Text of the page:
Have you been washed in the blood? To prepare for the second coming of Yeshua, we must start by repenting of our adulterous ways. We must turn our lives around and no longer be unfaithful to our husband. For the Bible tells us that we can only serve and obey one husband; we cannot be married to Him and serve the world. Paul tells us to lay aside every encumbrance, and the sin which so easily entangles us. The church today does not think that it needs to repent. We are taught that when we accept Yeshua as Lord and Savior that we have sealed the deal. But as we saw with Mary and Joseph and throughout the Jewish wedding customs, when one is unfaithful, the marriage can be annulled before the final ceremony. Yeshua is a loving husband and He has made the way for us to repent, to turn our lives around and come back to our faithful standing with Him. This is called righteousness, and that righteousness is provided by His grace because of His great mercy and His love for us. Peter tells us, "According to the foreknowledge of God the Father by the sanctifying work of the Spirit, that you may obey Yeshua the Messiah and be sprinkled with His blood." Paul tells us in Ephesians 5, "Husbands love your wives, just as Messiah also loved the assembly of believers and gave Himself up for her; that He might sanctify her, having cleansed her by the washing of water with the Word, that He might present to Himself the assembly in all her glory, having no spot or wrinkle or any such thing; but that she should be holy and blameless." The Christian life is all about looking and acting like Yeshua, not the world. God has given us His Word and we must live by that Word and let the Holy Spirit wash us in that Word by the renewing of our minds and hearts.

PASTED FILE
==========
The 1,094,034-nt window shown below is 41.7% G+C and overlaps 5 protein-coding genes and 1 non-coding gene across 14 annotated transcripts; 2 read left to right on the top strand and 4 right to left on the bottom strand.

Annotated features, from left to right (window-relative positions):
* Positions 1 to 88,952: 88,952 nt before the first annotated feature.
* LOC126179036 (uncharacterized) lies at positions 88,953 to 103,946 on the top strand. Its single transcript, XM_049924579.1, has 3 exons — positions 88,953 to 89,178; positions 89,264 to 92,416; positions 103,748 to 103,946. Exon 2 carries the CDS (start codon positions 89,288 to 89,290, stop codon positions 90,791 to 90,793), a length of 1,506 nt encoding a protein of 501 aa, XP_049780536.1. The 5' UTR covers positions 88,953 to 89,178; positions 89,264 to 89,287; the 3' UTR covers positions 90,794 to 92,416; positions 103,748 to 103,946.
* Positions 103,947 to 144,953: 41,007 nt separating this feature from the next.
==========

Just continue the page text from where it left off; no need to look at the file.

Well, we have washed; now it's time to get dressed.
Time to Iron Out the Wrinkles
Every Bride wants to look her best. She will shop until she finds that perfect dress. Well, this wedding is no different. We must look our best also. We read in Revelations 19:7-8, "Let us be glad and rejoice, and give honor to Him, for the marriage of the Lamb is come, and His wife hath made herself ready. And to her was granted that she should be arrayed in fine linen, clean and white: for the fine linen is the righteousness of the saints." So how do we get the wrinkles out? Paul tells us to love and not pay back evil for evil, to be generous in giving, and contributing to the needs of the saints; we are to bless and not curse and to be of the same mind. To the Colossians he says, "Be devoted to prayer, praying continually with thanksgiving," and that we are to put on the new man and take off the old. Why? Because we are now married and washed, so we must have a pure heart, one that consists of compassion, kindness, humility, gentleness, and patience; bearing with one another and forgiving one another because love is the bond of peace and unity. Our speech must be seasoned with grace, as it were with salt, conducting ourselves with wisdom toward outsiders. We do this all by the gifts and talents that our Husband has given us and so in our doing good, we reflect who we are in Him and the world knows who we belong to by what we reflect. Paul tells us in Romans 12 that we are to present our bodies as holy living sacrifices acceptable to God. He tells us not to be conformed to this world, but be transformed by the renewing of our minds.